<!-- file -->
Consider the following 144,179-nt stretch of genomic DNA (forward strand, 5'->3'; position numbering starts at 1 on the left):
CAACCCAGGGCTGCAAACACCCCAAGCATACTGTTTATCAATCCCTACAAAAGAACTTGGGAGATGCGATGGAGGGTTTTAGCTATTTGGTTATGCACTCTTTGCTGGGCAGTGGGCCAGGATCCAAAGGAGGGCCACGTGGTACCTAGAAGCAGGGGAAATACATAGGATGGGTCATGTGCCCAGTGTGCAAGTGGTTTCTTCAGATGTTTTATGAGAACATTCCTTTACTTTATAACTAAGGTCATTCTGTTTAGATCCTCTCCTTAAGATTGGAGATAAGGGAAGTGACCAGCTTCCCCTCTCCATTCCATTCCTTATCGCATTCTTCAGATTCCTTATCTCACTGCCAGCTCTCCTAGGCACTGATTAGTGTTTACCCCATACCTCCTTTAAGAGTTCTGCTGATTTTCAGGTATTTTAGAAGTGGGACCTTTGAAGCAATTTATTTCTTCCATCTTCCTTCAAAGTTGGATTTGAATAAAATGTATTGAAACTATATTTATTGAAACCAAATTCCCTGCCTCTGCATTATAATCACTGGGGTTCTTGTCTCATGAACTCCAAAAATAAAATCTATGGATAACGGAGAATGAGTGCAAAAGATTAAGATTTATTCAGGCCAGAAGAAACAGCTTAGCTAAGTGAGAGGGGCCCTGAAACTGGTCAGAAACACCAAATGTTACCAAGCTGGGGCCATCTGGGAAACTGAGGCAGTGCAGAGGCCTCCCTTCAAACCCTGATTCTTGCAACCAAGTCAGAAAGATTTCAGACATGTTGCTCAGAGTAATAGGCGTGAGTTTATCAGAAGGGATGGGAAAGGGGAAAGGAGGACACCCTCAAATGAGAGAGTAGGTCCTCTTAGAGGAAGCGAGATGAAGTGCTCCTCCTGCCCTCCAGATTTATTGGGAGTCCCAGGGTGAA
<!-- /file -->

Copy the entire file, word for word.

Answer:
Consider the following 144,179-nt stretch of genomic DNA (forward strand, 5'->3'; position numbering starts at 1 on the left):
CAACCCAGGGCTGCAAACACCCCAAGCATACTGTTTATCAATCCCTACAAAAGAACTTGGGAGATGCGATGGAGGGTTTTAGCTATTTGGTTATGCACTCTTTGCTGGGCAGTGGGCCAGGATCCAAAGGAGGGCCACGTGGTACCTAGAAGCAGGGGAAATACATAGGATGGGTCATGTGCCCAGTGTGCAAGTGGTTTCTTCAGATGTTTTATGAGAACATTCCTTTACTTTATAACTAAGGTCATTCTGTTTAGATCCTCTCCTTAAGATTGGAGATAAGGGAAGTGACCAGCTTCCCCTCTCCATTCCATTCCTTATCGCATTCTTCAGATTCCTTATCTCACTGCCAGCTCTCCTAGGCACTGATTAGTGTTTACCCCATACCTCCTTTAAGAGTTCTGCTGATTTTCAGGTATTTTAGAAGTGGGACCTTTGAAGCAATTTATTTCTTCCATCTTCCTTCAAAGTTGGATTTGAATAAAATGTATTGAAACTATATTTATTGAAACCAAATTCCCTGCCTCTGCATTATAATCACTGGGGTTCTTGTCTCATGAACTCCAAAAATAAAATCTATGGATAACGGAGAATGAGTGCAAAAGATTAAGATTTATTCAGGCCAGAAGAAACAGCTTAGCTAAGTGAGAGGGGCCCTGAAACTGGTCAGAAACACCAAATGTTACCAAGCTGGGGCCATCTGGGAAACTGAGGCAGTGCAGAGGCCTCCCTTCAAACCCTGATTCTTGCAACCAAGTCAGAAAGATTTCAGACATGTTGCTCAGAGTAATAGGCGTGAGTTTATCAGAAGGGATGGGAAAGGGGAAAGGAGGACACCCTCAAATGAGAGAGTAGGTCCTCTTAGAGGAAGCGAGATGAAGTGCTCCTCCTGCCCTCCAGATTTATTGGGAGTCCCAGGGTGAA